NASA astronomers captured a beautiful image of Mars on May 12, when the planet was just 50 million miles away from Earth. Bright snow-capped polar regions and rolling clouds above the rusty landscape show that Mars is a dynamic, seasonal planet, not an inert rock barreling through space.
This picture was taken just a few days before the Mars opposition on May 22, when the red planet and the sun will be on exact opposite side of the Earth. Mars circles around the sun on an elliptical orbit, and its approaches to Earth range from 35 to 63 million miles. From now to May 30 Mars will inch in ever closer to 46.8 million miles from us -- the closest this planet has been to Earth for the last 11 years. Being illuminated directly by the sun, Mars is especially photogenic and NASA used this opportunity to capture a beautiful shot of the planet.
The most eye-catching features are the thick blankets of clouds, clinging to the planet's thin atmosphere. They can be seen covering large parts of the planet, including the southern polar cap. The western limbs are early morning clouds and haze, while the eastern part is an afternoon cloud extending for more than 1,000 miles at mid-northern latitudes. The northern polar cap is barely visible, as it's now late summer in that hemisphere.
The overcast Syrtis Major Planitia is an ancient shield volcano, now inactive. It was one of the first structures charted on the planet's surface by seventeenth century observers. Huygens used this feature as a reference point to calculate the rotation speed of Mars -- one day on the red planet clocking in at 24 hours and 37 minutes.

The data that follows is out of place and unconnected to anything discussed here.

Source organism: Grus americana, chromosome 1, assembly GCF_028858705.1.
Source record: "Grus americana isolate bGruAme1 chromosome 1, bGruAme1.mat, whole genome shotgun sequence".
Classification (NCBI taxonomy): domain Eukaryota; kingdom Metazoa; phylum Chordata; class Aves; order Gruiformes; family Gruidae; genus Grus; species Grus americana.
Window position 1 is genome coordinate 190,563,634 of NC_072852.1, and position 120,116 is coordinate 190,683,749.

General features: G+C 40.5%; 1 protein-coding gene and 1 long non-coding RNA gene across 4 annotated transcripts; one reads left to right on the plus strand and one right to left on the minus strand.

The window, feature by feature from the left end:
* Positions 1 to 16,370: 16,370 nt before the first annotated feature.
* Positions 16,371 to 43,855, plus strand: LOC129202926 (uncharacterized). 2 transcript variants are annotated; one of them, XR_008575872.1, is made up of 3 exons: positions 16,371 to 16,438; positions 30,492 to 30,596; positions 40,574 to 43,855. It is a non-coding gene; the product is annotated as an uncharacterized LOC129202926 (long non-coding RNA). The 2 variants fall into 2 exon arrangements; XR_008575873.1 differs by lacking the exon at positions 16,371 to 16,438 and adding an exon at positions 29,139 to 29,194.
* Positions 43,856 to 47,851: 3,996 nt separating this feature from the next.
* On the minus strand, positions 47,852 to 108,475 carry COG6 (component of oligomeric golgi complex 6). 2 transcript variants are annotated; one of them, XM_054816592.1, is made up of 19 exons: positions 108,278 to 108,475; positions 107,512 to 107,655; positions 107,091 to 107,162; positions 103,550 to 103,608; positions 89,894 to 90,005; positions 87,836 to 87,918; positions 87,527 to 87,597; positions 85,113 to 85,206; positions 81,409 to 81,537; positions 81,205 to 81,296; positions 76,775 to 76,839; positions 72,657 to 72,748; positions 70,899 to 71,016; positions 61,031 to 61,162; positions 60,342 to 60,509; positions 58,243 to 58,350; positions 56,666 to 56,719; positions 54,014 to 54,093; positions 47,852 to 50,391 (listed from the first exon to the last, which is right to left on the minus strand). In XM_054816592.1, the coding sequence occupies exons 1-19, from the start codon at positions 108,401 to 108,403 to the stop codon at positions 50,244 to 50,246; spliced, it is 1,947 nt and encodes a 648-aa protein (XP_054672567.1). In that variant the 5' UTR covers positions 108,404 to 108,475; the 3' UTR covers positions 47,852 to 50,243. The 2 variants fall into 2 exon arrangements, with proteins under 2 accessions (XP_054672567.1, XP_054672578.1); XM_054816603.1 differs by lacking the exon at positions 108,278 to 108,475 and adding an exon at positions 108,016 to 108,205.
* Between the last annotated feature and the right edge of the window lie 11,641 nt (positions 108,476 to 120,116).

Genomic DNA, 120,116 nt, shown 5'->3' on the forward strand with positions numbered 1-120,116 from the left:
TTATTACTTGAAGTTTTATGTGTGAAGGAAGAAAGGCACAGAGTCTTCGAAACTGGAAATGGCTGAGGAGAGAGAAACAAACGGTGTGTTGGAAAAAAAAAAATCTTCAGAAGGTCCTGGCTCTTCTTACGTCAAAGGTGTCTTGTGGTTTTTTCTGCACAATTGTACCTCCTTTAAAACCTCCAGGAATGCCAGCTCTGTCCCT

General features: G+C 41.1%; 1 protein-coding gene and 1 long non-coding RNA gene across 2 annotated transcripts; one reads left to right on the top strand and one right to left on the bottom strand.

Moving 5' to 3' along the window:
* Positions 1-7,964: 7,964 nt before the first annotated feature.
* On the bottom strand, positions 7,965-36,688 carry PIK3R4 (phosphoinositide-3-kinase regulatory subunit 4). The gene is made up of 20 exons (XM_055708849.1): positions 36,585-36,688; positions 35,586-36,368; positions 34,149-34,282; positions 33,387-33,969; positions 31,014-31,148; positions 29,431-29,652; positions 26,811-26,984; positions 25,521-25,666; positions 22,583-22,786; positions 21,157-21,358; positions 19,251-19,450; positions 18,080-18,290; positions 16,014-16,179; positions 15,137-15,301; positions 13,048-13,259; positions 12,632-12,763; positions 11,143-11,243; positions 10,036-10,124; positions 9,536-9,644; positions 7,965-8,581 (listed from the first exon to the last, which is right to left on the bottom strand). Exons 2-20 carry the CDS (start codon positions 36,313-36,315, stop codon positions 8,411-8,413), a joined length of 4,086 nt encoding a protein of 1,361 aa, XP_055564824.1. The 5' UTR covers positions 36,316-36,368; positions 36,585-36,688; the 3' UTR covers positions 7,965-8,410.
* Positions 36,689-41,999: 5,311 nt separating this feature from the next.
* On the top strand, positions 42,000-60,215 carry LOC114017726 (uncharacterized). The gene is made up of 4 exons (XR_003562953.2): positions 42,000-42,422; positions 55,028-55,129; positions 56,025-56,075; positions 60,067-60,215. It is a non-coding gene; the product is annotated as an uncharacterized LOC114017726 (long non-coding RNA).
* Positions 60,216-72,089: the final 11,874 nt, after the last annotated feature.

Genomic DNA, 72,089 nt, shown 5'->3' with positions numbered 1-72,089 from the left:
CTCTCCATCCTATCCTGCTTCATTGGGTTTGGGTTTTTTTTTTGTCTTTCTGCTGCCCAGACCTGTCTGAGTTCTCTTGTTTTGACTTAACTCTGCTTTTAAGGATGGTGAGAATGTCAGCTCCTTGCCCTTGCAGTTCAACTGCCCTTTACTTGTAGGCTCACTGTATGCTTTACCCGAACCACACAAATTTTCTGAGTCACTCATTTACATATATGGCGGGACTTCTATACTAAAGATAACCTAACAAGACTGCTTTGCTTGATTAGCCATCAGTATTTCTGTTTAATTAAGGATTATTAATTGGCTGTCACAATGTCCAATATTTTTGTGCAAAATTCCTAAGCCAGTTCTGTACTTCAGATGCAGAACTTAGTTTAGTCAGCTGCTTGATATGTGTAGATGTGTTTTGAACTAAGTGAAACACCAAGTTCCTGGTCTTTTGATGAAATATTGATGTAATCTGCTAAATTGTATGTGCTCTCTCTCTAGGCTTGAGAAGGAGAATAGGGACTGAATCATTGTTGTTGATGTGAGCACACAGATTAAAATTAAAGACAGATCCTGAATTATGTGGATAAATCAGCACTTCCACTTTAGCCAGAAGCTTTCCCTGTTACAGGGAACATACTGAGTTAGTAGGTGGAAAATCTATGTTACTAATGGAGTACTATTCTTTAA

Hellas Planitia basin extends to the south of Syrtis Major. At about 1,100 miles across and nearly five miles deep, you'd think it's a tectonic depression, but it was actually formed 3.5 billion years ago when a huge asteroid crashed into Mars. The planet had its fair share of meteorite impacts throughout the ages, as Arabia Terra can attest -- this 2,800 mile upland region is dotted with craters and heavily eroded. Dry river canyons wind through the region, testament to rivers that once flowed into the large northern lowlands.
The long, dark ridges running along the equator south of Arabia Terra, are known as Sinus Sabaeus (to the east, not pictured) and Sinus Meridiani (to the west). These areas are covered by dark bedrock and sand ground down from ancient lava flows and other volcanic features. The sand is coarser and less reflective than the fine dust enveloping the planet, making them stand out.
Several NASA Mars robotic missions, including Viking 1 (1976), Mars Pathfinder (1997) and the still-operating Opportunity Mars rover have landed on the hemisphere visible in this picture. Spirit and Curiosity Mars rovers landed on the opposite side of the planet.
All images provided by Hubble Site.